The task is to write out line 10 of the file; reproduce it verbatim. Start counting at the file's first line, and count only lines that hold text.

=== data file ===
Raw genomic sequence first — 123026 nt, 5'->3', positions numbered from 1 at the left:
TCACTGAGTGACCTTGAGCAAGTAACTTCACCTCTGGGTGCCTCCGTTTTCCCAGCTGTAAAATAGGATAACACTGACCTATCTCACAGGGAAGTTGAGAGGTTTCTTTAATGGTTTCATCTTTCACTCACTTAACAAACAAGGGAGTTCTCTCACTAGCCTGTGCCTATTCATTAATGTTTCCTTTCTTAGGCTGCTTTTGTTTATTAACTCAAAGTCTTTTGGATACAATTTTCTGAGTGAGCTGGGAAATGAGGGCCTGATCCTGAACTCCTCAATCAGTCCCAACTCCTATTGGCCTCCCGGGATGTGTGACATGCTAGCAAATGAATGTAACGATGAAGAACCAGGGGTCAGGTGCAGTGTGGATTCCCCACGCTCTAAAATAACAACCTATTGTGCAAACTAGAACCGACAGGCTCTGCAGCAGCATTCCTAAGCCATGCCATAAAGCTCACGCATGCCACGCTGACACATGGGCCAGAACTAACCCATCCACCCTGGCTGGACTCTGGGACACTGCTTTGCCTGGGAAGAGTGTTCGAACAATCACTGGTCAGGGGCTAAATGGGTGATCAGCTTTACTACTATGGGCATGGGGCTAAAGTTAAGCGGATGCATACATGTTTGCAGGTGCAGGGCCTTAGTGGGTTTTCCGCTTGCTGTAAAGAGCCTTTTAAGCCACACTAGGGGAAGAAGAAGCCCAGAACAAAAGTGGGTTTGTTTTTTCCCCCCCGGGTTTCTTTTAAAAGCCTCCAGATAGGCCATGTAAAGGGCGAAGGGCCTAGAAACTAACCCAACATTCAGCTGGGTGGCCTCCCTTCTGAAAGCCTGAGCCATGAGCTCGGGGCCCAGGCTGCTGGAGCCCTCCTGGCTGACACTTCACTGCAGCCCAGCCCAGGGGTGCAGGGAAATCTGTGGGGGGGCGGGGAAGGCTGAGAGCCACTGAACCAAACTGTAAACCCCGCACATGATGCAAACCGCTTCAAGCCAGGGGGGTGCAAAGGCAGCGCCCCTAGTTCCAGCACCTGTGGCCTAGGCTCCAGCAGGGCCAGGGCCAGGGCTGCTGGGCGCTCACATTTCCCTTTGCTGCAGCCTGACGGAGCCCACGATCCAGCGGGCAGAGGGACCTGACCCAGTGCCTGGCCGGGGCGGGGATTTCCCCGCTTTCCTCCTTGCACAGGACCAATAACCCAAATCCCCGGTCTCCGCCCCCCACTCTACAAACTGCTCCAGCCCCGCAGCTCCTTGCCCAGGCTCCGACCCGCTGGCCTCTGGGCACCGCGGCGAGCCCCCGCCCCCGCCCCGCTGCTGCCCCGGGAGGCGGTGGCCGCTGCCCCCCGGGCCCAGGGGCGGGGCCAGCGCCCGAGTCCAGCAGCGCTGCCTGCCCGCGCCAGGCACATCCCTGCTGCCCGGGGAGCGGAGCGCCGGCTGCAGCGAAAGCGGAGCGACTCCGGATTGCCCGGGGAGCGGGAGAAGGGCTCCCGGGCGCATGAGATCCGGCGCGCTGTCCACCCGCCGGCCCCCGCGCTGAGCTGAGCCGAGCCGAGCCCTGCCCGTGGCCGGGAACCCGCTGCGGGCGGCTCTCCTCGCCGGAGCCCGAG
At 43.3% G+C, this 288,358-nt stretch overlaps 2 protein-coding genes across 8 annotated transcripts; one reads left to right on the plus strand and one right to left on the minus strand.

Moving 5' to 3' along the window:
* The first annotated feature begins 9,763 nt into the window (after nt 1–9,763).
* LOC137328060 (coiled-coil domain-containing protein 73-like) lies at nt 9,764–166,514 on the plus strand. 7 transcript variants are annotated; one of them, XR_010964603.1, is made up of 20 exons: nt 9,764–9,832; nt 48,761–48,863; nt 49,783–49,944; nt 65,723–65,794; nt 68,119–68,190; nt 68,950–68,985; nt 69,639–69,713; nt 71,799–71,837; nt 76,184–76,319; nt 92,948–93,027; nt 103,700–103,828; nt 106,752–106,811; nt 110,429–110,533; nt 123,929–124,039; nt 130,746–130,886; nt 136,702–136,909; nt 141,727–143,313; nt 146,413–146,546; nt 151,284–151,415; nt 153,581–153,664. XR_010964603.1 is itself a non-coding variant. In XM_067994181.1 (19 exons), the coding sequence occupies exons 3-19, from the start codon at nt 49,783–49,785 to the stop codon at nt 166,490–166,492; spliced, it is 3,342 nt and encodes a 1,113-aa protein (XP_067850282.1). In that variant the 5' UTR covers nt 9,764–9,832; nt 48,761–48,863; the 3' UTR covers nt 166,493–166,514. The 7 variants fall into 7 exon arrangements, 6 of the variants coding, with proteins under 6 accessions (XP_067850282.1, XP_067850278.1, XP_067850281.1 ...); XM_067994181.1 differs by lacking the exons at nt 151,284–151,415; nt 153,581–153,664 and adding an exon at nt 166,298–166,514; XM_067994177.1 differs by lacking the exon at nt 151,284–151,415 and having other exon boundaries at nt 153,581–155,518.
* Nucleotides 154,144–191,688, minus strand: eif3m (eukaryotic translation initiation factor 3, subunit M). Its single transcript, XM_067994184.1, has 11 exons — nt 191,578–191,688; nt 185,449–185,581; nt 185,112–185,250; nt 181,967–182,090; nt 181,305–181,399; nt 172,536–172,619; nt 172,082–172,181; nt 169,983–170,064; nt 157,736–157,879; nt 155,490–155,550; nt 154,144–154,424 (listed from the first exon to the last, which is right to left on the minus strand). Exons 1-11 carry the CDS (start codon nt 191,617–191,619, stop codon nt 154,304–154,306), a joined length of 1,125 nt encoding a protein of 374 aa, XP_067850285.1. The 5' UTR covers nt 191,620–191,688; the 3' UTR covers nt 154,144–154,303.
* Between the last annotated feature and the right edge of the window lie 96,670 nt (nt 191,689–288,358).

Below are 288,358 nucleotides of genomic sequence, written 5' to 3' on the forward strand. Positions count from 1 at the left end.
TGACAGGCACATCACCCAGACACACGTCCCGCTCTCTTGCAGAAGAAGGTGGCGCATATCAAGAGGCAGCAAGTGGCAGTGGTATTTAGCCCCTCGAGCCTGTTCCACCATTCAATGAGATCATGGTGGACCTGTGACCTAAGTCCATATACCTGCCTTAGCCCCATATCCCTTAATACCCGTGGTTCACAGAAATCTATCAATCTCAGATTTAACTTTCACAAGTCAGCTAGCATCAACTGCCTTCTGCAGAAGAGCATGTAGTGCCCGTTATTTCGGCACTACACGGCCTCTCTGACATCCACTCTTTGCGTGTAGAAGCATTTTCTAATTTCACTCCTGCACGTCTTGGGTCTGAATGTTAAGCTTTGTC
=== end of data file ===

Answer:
TGACAGGCACATCACCCAGACACACGTCCCGCTCTCTTGCAGAAGAAGGTGGCGCATATCAAGAGGCAGCAAGTGGCAGTGGTATTTAGCCCCTCGAGCCTGTTCCACCATTCAATGAGATCATGGTGGACCTGTGACCTAAGTCCATATACCTGCCTTAGCCCCATATCCCTTAATACCCGTGGTTCACAGAAATCTATCAATCTCAGATTTAACTTTCACAAGTCAGCTAGCATCAACTGCCTTCTGCAGAAGAGCATGTAGTGCCCGTTATTTCGGCACTACACGGCCTCTCTGACATCCACTCTTTGCGTGTAGAAGCATTTTCTAATTTCACTCCTGCACGTCTTGGGTCTGAATGTTAAGCTTTGTC